Ukon’s Fear of Retribution
Alongside Ukon’s deep sense of loyalty to Yugao comes her strong sense of responsibility for any matters of her concern. Yugao’s death gave Ukon a heavy responsibility to inform the people most closely associated to her master. Yet, she has a problem in having to handle heavy emotions connected to Yugao’s demise, as it is natural for those people to feel shocked for her death. She feared that people closely associated with Yugao would blame her for her loss, much more for not informing them of her loss (Shikibu, 2002).
Whereas Ukon had several doubts in her mind concerning her duty to carry out the responsibility of telling people about the death of Yugao, she is nevertheless aware that she ought to fulfill said responsibility, as she is accountable for such given her status as the deceased’s lady-in-waiting. Yet, as she did not tell anyone of her death immediately, she is thus already late in informing people of Yugao’s demise. Thus, she felt a strong fear of retribution that might come from the people close to her master. At the same time, her ardent consultation with Genji – the one who loved Yugao dearly up to her death, provided implications of her deep concerns about her master (Shikibu, 2002).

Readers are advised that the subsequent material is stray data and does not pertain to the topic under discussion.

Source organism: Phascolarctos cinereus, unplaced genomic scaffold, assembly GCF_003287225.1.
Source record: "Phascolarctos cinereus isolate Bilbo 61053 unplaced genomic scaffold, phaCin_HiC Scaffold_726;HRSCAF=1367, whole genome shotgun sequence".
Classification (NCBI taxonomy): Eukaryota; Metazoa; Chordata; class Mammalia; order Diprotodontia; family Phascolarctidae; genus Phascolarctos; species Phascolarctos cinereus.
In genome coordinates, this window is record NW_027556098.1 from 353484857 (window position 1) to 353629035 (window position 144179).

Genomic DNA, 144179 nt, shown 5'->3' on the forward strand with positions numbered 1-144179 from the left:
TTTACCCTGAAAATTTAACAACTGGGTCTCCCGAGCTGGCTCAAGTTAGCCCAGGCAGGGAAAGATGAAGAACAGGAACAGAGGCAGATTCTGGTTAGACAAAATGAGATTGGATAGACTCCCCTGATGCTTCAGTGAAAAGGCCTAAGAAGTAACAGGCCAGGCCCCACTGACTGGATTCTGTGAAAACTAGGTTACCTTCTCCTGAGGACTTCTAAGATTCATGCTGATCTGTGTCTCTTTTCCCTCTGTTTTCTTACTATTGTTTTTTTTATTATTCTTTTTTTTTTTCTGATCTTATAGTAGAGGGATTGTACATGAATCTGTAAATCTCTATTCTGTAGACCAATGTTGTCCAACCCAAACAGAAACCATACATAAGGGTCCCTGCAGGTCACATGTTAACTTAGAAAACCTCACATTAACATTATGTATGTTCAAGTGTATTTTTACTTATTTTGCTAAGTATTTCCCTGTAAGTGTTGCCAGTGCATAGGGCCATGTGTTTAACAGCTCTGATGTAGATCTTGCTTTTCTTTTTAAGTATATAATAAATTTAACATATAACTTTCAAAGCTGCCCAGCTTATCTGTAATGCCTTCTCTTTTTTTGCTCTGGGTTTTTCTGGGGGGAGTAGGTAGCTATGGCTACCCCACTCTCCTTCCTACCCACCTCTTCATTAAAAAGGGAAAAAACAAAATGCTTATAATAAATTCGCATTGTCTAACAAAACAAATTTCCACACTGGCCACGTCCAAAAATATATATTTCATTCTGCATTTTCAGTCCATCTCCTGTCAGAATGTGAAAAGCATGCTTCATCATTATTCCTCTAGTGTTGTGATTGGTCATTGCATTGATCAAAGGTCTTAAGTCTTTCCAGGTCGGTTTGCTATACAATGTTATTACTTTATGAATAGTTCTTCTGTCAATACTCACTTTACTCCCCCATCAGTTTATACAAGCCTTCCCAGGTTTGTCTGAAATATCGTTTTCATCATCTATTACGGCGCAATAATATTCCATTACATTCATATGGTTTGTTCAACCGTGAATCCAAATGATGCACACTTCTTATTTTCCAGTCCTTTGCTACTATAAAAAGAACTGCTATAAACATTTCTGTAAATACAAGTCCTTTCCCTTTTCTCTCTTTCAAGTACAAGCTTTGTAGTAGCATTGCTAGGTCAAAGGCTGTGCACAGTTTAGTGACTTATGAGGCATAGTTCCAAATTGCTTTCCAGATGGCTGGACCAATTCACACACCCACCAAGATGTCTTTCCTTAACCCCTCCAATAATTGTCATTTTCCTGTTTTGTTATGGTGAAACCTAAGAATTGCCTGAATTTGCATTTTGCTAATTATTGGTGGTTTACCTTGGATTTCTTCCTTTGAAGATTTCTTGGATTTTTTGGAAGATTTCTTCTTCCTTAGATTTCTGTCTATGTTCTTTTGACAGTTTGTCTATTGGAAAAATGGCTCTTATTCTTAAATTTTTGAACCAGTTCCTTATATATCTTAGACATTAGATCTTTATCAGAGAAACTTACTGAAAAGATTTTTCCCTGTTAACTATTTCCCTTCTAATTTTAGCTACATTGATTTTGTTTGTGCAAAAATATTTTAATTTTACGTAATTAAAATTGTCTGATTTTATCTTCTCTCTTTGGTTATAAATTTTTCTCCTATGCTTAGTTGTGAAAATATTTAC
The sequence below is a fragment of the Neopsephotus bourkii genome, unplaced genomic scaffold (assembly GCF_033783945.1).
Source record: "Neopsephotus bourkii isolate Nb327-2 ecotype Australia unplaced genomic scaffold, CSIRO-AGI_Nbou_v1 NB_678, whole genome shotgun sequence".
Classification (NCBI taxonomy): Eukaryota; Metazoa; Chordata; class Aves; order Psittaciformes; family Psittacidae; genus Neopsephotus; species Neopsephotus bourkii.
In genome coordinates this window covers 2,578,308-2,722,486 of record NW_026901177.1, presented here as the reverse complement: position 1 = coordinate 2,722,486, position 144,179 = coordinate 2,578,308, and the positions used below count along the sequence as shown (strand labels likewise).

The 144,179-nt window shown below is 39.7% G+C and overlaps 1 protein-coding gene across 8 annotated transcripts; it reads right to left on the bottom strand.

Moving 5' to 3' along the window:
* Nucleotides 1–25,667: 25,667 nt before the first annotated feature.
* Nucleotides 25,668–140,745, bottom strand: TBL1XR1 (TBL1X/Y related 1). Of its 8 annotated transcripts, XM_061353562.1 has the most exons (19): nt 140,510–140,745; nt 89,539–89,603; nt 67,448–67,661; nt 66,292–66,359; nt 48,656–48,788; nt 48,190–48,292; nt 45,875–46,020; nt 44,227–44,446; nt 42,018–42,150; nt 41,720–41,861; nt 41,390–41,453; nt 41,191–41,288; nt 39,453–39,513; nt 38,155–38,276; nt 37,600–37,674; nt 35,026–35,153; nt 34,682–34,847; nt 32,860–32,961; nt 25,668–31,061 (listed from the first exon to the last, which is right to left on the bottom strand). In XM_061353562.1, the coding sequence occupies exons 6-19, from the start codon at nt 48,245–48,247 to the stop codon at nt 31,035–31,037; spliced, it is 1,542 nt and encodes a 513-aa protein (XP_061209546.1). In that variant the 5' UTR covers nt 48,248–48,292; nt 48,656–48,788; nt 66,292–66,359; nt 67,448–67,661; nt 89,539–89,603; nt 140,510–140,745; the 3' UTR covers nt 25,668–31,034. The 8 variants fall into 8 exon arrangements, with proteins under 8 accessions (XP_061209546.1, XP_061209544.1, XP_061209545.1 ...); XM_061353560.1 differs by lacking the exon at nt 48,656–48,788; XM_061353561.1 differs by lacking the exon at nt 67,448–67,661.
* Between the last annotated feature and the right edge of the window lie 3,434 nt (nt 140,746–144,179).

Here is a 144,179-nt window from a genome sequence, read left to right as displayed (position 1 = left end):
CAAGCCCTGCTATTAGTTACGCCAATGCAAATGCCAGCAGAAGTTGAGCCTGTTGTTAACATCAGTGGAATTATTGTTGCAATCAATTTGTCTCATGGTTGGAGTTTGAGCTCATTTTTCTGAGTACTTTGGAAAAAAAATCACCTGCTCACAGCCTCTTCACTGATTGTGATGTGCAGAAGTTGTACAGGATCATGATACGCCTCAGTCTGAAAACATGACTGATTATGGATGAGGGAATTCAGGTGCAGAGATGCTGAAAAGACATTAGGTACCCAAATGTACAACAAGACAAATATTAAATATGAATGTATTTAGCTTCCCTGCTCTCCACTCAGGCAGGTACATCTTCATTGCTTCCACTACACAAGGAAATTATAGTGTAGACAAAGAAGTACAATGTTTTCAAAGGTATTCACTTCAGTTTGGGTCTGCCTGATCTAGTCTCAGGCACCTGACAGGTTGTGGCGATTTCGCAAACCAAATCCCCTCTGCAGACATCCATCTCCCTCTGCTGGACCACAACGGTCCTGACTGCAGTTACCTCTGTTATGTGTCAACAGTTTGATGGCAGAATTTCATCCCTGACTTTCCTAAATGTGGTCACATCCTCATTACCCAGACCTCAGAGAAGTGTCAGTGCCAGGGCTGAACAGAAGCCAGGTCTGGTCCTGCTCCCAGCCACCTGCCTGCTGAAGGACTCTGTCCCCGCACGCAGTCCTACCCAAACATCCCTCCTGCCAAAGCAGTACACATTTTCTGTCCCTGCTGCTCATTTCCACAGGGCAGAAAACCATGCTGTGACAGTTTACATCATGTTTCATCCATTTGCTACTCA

Ukon’s fear of retribution from Yugao’s closest people signifies her strong sense of responsibility towards her duty as lady-in-waiting. Such shows that all her life, she has greatly accustomed herself to serve Yugao. Her loyalty is apparent in the way she is holding herself accountable to the people closest to Yugao – one that serves as an ideal trait of a lady-in-waiting during the Heian period. Such proves that her service to Yugao is genuine and heartfelt (Shikibu, 2002).